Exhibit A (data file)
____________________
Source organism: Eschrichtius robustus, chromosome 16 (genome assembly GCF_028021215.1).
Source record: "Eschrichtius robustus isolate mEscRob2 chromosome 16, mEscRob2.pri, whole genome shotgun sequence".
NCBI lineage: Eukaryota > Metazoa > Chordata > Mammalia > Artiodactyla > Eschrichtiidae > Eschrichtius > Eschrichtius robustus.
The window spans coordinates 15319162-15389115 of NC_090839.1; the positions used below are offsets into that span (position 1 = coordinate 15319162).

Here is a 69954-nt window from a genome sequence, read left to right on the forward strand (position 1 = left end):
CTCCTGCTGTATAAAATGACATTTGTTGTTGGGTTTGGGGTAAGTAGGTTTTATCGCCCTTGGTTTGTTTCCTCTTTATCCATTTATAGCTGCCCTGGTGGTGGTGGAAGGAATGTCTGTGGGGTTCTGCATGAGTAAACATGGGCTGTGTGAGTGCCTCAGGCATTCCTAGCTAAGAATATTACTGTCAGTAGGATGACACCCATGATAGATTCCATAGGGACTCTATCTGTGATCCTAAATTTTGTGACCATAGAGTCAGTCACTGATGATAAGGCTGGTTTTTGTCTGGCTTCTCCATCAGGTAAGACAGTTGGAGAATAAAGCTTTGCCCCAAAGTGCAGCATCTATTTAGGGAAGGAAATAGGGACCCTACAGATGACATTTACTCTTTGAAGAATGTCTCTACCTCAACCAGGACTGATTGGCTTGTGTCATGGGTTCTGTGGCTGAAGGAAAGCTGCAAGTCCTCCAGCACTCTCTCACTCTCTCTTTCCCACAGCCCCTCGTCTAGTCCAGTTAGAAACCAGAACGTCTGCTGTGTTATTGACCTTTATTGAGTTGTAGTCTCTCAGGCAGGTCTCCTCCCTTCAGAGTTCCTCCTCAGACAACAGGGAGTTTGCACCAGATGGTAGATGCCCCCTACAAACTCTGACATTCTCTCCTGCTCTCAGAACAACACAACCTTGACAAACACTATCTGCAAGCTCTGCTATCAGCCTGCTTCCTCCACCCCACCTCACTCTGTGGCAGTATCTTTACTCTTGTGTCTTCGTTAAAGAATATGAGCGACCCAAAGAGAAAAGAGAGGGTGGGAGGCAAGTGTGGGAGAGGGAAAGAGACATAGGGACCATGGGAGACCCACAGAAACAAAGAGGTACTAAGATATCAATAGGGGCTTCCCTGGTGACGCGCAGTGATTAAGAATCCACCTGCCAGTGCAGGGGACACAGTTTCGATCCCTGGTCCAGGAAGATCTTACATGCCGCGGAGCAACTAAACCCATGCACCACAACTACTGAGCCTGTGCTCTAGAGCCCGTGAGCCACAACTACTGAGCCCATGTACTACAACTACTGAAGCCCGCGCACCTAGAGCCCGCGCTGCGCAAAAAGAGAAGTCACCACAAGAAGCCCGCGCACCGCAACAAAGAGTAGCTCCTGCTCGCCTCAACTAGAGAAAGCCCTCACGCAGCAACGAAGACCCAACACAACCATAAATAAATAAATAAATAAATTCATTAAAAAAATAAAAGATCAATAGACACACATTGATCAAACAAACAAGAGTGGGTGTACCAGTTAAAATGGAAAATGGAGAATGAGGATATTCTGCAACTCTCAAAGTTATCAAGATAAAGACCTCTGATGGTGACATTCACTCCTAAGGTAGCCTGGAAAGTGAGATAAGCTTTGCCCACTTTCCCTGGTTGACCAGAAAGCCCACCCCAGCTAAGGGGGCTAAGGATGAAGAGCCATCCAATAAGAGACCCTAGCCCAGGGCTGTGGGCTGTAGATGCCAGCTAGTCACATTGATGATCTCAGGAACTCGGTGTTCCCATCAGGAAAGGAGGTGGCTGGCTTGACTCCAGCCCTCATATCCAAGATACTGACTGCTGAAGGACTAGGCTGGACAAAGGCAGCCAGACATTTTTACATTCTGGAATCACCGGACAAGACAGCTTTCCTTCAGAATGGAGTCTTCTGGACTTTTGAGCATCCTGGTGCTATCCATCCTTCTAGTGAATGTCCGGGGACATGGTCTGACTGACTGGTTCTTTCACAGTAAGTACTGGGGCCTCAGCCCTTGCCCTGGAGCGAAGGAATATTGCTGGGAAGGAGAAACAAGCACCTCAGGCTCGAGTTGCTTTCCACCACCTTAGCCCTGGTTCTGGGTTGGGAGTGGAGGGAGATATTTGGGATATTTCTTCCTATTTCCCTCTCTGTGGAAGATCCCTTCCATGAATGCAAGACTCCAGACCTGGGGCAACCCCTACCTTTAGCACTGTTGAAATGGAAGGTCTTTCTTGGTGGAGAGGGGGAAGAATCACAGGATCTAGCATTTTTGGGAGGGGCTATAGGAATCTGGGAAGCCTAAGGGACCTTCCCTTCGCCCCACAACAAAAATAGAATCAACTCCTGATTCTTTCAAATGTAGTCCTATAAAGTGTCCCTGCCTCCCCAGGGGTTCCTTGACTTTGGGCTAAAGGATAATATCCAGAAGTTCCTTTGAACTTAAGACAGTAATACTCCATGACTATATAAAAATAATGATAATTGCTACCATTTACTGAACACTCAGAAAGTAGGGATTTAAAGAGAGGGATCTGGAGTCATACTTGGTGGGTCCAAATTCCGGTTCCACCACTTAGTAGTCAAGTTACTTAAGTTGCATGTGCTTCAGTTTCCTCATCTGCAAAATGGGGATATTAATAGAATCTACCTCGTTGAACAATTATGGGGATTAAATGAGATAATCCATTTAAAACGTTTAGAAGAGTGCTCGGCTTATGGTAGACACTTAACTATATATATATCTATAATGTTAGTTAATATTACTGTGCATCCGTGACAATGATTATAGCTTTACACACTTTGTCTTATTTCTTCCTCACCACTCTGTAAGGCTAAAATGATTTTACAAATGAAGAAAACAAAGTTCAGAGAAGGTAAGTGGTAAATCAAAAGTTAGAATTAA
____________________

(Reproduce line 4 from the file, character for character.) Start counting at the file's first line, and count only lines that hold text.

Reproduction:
The window spans coordinates 15319162-15389115 of NC_090839.1; the positions used below are offsets into that span (position 1 = coordinate 15319162).